An Introduction To Website Silo Architecture

An Introduction To Website Silo Architecture

As a SEO professional or enthusiast, you have probably come across siloing many times by now. If you’re still not sure what a silo website is exactly (don’t worry, we all get confused from time to time), and how it can help you increase your rankings, this article is for you.

In this post, we will discuss what silos are, the difference between the two basic types, and the results when compared to non-siloed sites.

What do we mean by siloing?

Siloing is a way to build a website by stacking keywords into a theme  - or in fact, a "silo". To put it simply, siloing allows you to organize data into a theme, which is also known as clustering.

In order to build a silo, you will need to pick the highest level keyword you want to rank for, and use it to create the silo heading, also called the landing page. In other words, the "top of the silo." Usually, the term you will choose for your silo heading is also your most competitive keyword.

After you have built your silo heading, you can proceed to create relevant content containing more keywords related to your theme. These should be LSI keywords, generally more long tail, and less competitive. Once the content is ready you can place it within the corresponding silo.

Thanks to the siloing process, you will have categorized your content, reinforcing a specific theme. This will be extremely helpful in ranking all your content for your desired terms.

What are the main types of silos?

There are two basic types of silos - the physical silo and the virtual one - and the main difference lies in their URL structure.

In a physical silo website, you will be able to see the silo structure directly in the URL of the website pages or posts. Links are divided into parent and child pages - or categories in the case of posts. The silo heading acts are the parent page, and all supporting pages are considered child pages.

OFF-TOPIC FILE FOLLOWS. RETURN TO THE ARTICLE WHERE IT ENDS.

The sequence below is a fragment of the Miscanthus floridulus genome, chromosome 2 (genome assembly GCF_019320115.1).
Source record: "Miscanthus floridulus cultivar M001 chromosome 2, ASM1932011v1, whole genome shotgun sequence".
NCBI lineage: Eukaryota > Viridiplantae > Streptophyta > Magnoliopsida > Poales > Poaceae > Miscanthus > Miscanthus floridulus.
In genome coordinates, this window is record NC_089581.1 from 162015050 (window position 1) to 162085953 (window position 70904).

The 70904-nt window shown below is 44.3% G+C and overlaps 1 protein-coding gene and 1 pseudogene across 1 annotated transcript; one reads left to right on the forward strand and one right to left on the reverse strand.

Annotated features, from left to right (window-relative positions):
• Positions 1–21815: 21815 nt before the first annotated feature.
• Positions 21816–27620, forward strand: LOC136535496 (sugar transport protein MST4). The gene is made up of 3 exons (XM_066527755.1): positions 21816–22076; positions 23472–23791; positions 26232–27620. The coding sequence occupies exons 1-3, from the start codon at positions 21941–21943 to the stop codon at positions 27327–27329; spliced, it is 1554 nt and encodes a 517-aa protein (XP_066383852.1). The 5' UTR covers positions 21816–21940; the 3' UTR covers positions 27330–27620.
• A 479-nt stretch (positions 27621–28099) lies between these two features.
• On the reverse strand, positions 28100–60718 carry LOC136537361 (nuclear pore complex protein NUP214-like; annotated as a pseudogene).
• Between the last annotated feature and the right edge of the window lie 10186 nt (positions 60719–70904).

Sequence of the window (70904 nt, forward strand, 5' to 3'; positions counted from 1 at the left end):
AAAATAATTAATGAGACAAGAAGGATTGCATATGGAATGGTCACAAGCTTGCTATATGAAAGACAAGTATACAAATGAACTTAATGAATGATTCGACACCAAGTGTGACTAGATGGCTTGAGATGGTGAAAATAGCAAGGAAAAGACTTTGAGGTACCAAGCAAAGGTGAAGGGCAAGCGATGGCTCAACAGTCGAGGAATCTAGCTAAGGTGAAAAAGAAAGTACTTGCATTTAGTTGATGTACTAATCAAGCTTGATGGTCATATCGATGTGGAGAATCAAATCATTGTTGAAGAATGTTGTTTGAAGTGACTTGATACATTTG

In a virtual silo, there is still a distinction between the role of different pages, but this is not visible in the physical URL structure. Rather, it’s accomplished through internal links: the silo head is linked to the supporting articles, and the content of these articles links back to the silo head and other supporting articles. The silo structure is there, but cannot be seen in the URL.

Are silo structures really worth it?

If building a silo looks like a lengthy process to you, it is natural to wonder what its advantages are, and whether it will produce actual results.

First of all, siloed sites are more visitor-friendly. Having been created as a way to stack concepts  or themes together in a very fluid manner, these sites are easier to understand for both human visitors and machines - which would be search engines. siloed sites tend to rank must faster and easier than a non-siloed site, and when done correctly, rank with only a fraction of the unbound links that a non-siloed site would require.

For what concerns the different types of silos, physical and virtual siloed sites tend to rank equally well. For machine purposes, a physical silo method will perform slightly better, but as far as ranking purposes alone goes, there is no notable difference.

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